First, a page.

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Putting on Sterile Gloves

One of the most fearful points in my husband’s battle with Congestive Heart Failure is when they implanted a Left Ventricular Assist Device (LVAD) into his body and then said that he would be good to go home.  We scrambled to get the necessary training on the device, but also I had to be trained to change the dressing over his driveline entrance into his abdomen.

The medical experts have determined that a loved one is better at changing the dressing than home care nurses, who are not trained in the particulars of this dressing procedure.  The objective is to avoid infections that could potentially kill the patient, not a minor detail.

The best advice that I received from the head nurse practitioner, responsible for the LVAD, is to guard the dressing site with your life.  Don’t let a doctor convince you to expose the site when it is not dressing time, which is typically twice a week unless there are complications.  Ensure that all people in the room wear a surgical mask.  Make sure to maintain a sterile field and please, put on your sterile gloves correctly!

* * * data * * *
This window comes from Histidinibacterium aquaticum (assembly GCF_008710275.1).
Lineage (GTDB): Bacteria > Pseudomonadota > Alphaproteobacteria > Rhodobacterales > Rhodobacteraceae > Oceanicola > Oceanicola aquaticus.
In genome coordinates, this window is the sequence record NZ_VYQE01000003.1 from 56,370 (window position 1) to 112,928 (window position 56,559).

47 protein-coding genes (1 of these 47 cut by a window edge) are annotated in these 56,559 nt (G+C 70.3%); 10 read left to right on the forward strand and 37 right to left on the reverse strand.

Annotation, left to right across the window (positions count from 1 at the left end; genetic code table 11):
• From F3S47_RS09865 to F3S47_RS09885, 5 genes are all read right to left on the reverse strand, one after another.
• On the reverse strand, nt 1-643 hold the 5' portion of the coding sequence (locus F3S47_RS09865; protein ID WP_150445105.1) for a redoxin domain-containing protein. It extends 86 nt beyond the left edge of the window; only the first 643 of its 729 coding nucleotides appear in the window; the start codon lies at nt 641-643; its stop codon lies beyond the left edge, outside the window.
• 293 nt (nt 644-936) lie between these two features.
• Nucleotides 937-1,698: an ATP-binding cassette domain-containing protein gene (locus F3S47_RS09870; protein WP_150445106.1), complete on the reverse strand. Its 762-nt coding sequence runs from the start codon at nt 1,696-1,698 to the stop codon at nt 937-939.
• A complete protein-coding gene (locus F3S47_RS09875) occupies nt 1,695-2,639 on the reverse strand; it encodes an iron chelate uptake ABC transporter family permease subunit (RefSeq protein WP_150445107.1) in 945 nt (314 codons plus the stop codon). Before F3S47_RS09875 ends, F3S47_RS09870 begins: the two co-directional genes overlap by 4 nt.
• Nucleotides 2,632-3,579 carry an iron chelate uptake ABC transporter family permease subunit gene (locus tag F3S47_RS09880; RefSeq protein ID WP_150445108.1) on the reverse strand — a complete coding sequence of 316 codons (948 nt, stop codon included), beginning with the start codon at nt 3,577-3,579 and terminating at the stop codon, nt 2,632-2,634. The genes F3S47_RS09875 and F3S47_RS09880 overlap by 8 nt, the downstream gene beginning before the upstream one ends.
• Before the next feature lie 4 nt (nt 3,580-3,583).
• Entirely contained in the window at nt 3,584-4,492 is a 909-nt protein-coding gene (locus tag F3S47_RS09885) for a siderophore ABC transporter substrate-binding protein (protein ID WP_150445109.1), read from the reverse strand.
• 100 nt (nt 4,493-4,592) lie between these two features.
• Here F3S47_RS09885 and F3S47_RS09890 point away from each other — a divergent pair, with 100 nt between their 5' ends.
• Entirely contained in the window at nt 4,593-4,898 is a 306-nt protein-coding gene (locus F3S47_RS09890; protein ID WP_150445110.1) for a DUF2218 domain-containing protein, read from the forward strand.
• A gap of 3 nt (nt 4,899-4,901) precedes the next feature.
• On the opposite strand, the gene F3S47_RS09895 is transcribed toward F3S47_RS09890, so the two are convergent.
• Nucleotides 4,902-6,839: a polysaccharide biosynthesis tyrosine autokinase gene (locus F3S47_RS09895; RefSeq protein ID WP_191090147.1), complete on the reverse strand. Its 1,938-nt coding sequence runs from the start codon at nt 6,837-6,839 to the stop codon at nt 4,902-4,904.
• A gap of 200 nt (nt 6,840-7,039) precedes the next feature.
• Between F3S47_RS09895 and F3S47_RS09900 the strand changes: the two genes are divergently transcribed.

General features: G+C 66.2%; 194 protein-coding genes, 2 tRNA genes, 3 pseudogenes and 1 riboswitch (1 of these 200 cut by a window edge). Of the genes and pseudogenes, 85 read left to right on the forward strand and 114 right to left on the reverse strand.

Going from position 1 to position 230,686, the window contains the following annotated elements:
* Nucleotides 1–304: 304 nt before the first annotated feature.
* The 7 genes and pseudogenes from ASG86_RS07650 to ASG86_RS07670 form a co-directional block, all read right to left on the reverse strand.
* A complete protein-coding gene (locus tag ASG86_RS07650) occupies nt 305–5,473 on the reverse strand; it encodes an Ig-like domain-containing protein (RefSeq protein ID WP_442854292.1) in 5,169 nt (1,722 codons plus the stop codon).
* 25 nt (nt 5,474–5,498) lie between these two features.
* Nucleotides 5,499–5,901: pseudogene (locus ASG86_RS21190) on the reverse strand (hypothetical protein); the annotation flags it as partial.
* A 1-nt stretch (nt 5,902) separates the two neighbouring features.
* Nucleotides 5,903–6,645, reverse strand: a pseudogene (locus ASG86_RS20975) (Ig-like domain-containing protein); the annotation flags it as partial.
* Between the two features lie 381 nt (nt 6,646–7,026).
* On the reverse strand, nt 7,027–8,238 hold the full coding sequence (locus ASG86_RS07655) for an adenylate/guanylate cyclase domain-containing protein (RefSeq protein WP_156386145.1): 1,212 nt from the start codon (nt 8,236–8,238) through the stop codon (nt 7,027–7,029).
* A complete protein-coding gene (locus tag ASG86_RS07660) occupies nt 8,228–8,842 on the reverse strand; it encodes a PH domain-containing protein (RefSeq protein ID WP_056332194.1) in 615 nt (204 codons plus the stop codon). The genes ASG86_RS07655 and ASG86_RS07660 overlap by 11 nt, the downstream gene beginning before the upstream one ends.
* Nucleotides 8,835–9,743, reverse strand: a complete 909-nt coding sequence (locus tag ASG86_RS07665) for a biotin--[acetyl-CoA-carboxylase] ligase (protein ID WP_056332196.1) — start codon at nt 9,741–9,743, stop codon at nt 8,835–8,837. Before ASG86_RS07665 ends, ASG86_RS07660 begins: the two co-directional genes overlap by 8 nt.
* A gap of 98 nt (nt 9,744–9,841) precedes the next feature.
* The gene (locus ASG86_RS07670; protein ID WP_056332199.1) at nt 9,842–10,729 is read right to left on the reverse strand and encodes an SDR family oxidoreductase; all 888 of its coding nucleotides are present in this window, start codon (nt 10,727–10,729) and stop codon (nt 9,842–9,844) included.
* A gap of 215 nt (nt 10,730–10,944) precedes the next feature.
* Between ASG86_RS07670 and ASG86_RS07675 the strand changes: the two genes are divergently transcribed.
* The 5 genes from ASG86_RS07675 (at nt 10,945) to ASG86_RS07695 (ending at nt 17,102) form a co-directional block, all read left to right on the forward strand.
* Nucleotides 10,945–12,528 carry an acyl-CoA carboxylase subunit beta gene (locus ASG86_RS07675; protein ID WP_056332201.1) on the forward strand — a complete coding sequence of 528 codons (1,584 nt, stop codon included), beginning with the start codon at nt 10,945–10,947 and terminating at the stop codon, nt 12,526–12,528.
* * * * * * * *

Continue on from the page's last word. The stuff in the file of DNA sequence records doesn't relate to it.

As a person who squirms at the site of blood, cuts, or injuries, the driveline site, at first glance, can be quite unnerving.  So what I learned quickly is that you need to immediately say to yourself, “Get over it!”  It’s time to grow up, your spouse or loved one needs you.  This is not something they can do on their own.

This most difficult aspect of the dressing change is putting on those sterile gloves.   It takes practice, training, and watching someone else do it.  Ask you trainer to give you extra packets of sterile gloves, so that you can practice before your loved one comes home.  Also, here’s a great video from a CPNE Workshop showing how to put on sterile gloves.


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